This course relies on analysis of visual images _ film, video, digital work, and slides. Therefore, it is strongly suggested that students take notes on material to be better prepared for papers. Be advised that we do not own videotapes for all the work that will be screened. It is therefore vital to take thorough notes during screenings and discussions.

Students are also asked to continue to expand their cinematic literacy by watching additional works on video and CD ROM in the IRC as noted on the syllabus. These works will be cited in class, referred to in exams, and written about for papers.

Women Direct

A portion of the films and videotapes we will analyze will be presented as part of the 18th annual Women Direct. We have programmed a wide variety of works and media makers. Internationally recognized feminist theorists and mediamakers will appear in person to conduct screenings and master classes. You are required to stay for the films/videos and the discussions following.

Course Outline

*Note: DL denotes Dangerous Liaisons volume
**Note: titles in [ ] denote films, videos or CD ROMS students should watch individually in the IRC

Week 1

Jan. 19 The Romance Genre

Hair Piece: A Film for Nappy Headed People
Your Name in Cellulite
The F Word: A Video About Feminism

Jan. 20 Heaven
Sari Red

Mississippi Masala

Jan. 21 Discussion hooks,1-76, 109-123, 141-151

DL-Mohanty, 255-277
DL-Lorde, 374-380
DL-Stoler, 344-367

Week 2 [The Piano] IRC

Jan. 27 Cinematic Woman as Patriarchal Mulvey, 3-38
Terrain hooks,197-213,
(Slides of Hollywood Stars) 227-235
The Horror Film Genre DL-Nixon, 69-88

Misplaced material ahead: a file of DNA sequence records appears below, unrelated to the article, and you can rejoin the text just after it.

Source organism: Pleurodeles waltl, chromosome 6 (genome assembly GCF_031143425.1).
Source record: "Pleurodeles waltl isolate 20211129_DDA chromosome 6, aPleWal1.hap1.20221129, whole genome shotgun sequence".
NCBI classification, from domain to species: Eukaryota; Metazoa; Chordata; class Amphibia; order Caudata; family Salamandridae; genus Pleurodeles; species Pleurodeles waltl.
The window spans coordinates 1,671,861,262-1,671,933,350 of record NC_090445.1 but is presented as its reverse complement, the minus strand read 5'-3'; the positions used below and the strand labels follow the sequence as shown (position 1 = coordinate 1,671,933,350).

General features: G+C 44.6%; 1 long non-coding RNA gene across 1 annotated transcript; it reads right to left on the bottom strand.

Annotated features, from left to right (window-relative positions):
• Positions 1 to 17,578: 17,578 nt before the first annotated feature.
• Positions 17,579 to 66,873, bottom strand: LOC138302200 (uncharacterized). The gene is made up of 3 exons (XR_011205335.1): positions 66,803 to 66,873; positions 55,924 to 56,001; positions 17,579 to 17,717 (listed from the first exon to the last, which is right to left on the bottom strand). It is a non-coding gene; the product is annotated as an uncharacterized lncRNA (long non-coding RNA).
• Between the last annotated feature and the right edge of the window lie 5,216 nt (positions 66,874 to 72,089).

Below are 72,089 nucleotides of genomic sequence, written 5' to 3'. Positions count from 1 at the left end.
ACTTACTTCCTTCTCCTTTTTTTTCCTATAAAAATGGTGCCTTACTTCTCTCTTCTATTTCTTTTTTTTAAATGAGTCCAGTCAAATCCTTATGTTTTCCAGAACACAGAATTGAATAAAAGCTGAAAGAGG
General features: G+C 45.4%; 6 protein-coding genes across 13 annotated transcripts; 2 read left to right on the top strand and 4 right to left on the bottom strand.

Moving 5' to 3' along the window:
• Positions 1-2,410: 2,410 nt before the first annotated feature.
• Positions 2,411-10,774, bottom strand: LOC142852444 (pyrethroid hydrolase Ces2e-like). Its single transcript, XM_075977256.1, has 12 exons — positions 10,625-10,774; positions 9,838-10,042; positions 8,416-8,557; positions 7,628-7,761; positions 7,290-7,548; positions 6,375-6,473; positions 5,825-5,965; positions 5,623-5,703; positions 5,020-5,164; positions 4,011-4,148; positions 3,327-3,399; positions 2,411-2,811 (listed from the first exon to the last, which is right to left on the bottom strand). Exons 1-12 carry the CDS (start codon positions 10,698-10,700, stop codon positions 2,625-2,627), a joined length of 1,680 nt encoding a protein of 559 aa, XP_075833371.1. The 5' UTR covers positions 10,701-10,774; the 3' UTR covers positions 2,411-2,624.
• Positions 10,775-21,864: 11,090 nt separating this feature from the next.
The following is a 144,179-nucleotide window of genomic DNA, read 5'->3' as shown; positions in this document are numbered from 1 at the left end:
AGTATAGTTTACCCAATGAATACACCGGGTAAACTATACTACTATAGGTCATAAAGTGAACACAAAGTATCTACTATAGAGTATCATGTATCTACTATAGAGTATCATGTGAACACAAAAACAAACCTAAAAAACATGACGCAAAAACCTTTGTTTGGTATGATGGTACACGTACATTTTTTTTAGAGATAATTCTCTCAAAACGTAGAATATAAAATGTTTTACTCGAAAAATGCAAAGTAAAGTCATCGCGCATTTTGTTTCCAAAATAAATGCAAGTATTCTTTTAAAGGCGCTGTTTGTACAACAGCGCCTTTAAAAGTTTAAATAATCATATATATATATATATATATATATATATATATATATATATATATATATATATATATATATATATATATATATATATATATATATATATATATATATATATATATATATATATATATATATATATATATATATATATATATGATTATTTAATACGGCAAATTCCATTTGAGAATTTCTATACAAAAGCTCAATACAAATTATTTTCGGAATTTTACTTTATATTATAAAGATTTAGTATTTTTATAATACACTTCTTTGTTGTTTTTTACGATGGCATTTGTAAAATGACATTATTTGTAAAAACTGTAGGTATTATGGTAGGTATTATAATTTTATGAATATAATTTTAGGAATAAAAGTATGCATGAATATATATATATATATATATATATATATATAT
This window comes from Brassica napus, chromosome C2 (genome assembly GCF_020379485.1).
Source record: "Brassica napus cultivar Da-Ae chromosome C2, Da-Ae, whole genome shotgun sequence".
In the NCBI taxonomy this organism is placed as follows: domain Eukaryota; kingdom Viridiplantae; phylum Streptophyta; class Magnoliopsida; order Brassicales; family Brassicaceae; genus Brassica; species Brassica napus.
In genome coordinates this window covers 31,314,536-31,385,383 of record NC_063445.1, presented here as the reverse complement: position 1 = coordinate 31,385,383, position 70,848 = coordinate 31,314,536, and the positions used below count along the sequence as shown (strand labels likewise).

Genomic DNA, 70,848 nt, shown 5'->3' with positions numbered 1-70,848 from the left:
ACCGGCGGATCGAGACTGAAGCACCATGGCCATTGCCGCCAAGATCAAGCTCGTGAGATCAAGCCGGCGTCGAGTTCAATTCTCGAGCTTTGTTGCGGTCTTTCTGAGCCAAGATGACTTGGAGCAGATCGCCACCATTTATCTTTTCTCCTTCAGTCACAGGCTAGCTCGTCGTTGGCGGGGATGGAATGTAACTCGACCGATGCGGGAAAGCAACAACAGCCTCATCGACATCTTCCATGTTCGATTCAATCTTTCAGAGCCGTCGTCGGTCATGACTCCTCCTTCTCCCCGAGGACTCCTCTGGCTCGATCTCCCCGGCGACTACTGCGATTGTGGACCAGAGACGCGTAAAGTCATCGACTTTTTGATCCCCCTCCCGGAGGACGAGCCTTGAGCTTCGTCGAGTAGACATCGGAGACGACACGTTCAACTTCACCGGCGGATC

DL-McClintock 89-112

Jan. 28 Thriller

Jan. 29 Voyeurism Destroyed
Meshes of the Afternoon

Week 3

Feb. 2 Gender/Nation/Global/Local hooks, 91-97
DL-Said, 15-38
DL-Shohat, 39-68
DL-Dirlik, 501-524
DL-Hall, 173-187

Feb. 3 Women Direct Visiting Filmmaker
Ulrike Ottinger, Exile Shanghai

Feb.4 Formal Interventions into
Gender/Nation dyads

Week 4

Feb. 9 Women's Cinema: Interiority, Mulvey, pp. 39-80,
Domestic Angst, Excess 111-201
The Melodrama as Genre hooks, 124-141
DL-hooks, 396-411 DL-Hanchard,230-239
DL-Jaimes, 291-321

Feb. 10 S'Aline Solution
Imitation of Life
Mother of the River
Night Cries

Feb. 11 Capitalism and the Family as Visual Spectacle

Week 5 [Carmen Miranda: Bananas is My Business] IRC

Feb. 16 Fabricating Women: Women's Gaines and Herzog,
Clothing as Ideology & Social 1-159

The Film Noir Genre

Feb. 17 Some Questions for 28 Kisses
Game of Death
Searching for Go-Hyang
Shanghai Express

Feb. 18 Gendered Narratives: Clothes, The Body, and Desire

Week 6 [Eve's Bayou and/or Daughters of the Dust] IRC

Feb. 23 Clothes, Class and Consumption Gaines & Herzog, at the Movies 160-249
Fashion Slides

Girl Power
Feb. 24 We're Talking Vulva
Lockin' Up
Gentlemen Prefer Blondes

Feb. 25 Sado-Masochism and the Sweetheart Line
The Body Beautiful